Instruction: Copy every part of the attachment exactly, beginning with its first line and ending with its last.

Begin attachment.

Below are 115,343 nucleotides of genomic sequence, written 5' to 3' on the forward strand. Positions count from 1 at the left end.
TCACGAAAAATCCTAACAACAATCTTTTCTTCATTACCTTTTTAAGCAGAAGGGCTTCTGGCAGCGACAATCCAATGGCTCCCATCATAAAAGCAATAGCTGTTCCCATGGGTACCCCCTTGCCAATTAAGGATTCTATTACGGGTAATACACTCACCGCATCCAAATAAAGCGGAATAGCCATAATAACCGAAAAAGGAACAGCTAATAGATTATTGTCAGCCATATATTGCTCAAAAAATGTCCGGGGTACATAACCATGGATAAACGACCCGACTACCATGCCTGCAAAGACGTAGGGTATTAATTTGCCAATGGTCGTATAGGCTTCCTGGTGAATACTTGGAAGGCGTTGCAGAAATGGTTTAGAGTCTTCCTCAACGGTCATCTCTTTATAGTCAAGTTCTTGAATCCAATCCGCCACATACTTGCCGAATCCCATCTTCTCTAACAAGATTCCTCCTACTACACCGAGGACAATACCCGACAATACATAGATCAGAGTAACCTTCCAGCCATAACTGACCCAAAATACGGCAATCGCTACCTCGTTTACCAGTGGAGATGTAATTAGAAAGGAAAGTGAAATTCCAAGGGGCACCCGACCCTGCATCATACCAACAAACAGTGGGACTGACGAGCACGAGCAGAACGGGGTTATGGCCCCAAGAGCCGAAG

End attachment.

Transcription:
Below are 115,343 nucleotides of genomic sequence, written 5' to 3' on the forward strand. Positions count from 1 at the left end.
TCACGAAAAATCCTAACAACAATCTTTTCTTCATTACCTTTTTAAGCAGAAGGGCTTCTGGCAGCGACAATCCAATGGCTCCCATCATAAAAGCAATAGCTGTTCCCATGGGTACCCCCTTGCCAATTAAGGATTCTATTACGGGTAATACACTCACCGCATCCAAATAAAGCGGAATAGCCATAATAACCGAAAAAGGAACAGCTAATAGATTATTGTCAGCCATATATTGCTCAAAAAATGTCCGGGGTACATAACCATGGATAAACGACCCGACTACCATGCCTGCAAAGACGTAGGGTATTAATTTGCCAATGGTCGTATAGGCTTCCTGGTGAATACTTGGAAGGCGTTGCAGAAATGGTTTAGAGTCTTCCTCAACGGTCATCTCTTTATAGTCAAGTTCTTGAATCCAATCCGCCACATACTTGCCGAATCCCATCTTCTCTAACAAGATTCCTCCTACTACACCGAGGACAATACCCGACAATACATAGATCAGAGTAACCTTCCAGCCATAACTGACCCAAAATACGGCAATCGCTACCTCGTTTACCAGTGGAGATGTAATTAGAAAGGAAAGTGAAATTCCAAGGGGCACCCGACCCTGCATCATACCAACAAACAGTGGGACTGACGAGCACGAGCAGAACGGGGTTATGGCCCCAAGAGCCGAAG